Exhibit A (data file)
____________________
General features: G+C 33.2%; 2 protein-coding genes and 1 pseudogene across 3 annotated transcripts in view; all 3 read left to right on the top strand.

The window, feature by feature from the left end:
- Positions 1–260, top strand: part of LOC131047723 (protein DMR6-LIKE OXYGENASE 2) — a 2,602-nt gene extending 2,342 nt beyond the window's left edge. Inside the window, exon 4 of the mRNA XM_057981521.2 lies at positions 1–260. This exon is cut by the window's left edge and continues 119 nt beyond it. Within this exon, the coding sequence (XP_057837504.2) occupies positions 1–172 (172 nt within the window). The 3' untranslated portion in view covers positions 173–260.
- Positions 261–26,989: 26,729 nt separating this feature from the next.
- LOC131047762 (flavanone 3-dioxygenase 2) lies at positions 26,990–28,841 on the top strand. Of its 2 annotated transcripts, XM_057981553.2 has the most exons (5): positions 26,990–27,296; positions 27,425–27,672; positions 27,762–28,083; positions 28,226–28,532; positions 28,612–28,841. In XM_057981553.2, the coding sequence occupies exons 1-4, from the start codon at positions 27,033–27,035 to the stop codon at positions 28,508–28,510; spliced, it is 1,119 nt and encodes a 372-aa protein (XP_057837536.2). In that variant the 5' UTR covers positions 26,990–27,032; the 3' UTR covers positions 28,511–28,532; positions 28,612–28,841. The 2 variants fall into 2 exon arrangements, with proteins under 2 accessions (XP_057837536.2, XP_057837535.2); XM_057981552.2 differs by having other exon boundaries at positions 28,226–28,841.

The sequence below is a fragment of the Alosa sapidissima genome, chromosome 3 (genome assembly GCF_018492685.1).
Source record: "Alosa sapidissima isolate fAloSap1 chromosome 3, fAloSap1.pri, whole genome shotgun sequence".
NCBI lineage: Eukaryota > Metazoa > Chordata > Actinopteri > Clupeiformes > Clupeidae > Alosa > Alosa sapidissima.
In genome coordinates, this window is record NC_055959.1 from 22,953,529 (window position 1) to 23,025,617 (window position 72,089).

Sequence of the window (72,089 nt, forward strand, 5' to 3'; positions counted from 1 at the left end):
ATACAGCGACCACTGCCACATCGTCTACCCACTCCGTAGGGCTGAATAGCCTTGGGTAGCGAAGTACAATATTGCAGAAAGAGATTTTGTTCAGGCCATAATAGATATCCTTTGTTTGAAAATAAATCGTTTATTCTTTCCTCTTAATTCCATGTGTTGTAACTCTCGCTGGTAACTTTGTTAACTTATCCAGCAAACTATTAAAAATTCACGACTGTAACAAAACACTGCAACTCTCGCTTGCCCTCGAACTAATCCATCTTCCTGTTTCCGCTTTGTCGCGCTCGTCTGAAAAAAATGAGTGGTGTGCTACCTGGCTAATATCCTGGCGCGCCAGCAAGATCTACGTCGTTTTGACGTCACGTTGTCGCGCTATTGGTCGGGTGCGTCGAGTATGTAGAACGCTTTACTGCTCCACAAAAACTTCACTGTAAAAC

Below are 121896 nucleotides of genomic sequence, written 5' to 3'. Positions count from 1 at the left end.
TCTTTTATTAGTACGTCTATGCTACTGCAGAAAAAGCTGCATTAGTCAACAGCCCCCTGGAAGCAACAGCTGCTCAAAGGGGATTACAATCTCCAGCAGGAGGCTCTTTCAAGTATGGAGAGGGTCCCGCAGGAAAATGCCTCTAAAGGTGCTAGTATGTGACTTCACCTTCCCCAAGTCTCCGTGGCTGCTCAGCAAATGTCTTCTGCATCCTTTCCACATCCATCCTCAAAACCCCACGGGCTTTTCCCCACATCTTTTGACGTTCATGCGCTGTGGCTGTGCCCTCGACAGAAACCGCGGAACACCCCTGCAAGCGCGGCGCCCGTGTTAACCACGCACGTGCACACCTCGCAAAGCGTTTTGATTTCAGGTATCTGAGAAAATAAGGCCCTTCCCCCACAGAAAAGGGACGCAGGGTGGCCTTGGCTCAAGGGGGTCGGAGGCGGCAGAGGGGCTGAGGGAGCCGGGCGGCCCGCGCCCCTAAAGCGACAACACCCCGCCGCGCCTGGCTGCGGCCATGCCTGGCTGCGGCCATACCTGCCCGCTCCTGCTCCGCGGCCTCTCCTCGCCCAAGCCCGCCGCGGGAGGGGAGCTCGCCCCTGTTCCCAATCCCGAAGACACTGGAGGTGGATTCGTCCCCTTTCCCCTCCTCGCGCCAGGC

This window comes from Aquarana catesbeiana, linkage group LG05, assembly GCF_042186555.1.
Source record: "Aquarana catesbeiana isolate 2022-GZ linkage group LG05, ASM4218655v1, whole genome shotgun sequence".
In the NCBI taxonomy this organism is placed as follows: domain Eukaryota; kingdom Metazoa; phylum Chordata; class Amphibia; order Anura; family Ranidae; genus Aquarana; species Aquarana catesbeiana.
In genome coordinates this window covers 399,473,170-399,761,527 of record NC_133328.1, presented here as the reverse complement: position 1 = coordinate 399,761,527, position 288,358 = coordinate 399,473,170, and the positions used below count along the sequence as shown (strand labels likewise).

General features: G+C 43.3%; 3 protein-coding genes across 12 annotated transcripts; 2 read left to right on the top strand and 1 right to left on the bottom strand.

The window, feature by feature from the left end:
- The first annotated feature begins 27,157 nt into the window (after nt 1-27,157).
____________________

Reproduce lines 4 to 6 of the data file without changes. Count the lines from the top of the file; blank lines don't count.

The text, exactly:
- Positions 261–26,989: 26,729 nt separating this feature from the next.
- LOC131047762 (flavanone 3-dioxygenase 2) lies at positions 26,990–28,841 on the top strand. Of its 2 annotated transcripts, XM_057981553.2 has the most exons (5): positions 26,990–27,296; positions 27,425–27,672; positions 27,762–28,083; positions 28,226–28,532; positions 28,612–28,841. In XM_057981553.2, the coding sequence occupies exons 1-4, from the start codon at positions 27,033–27,035 to the stop codon at positions 28,508–28,510; spliced, it is 1,119 nt and encodes a 372-aa protein (XP_057837536.2). In that variant the 5' UTR covers positions 26,990–27,032; the 3' UTR covers positions 28,511–28,532; positions 28,612–28,841. The 2 variants fall into 2 exon arrangements, with proteins under 2 accessions (XP_057837536.2, XP_057837535.2); XM_057981552.2 differs by having other exon boundaries at positions 28,226–28,841.

The sequence below is a fragment of the Alosa sapidissima genome, chromosome 3 (genome assembly GCF_018492685.1).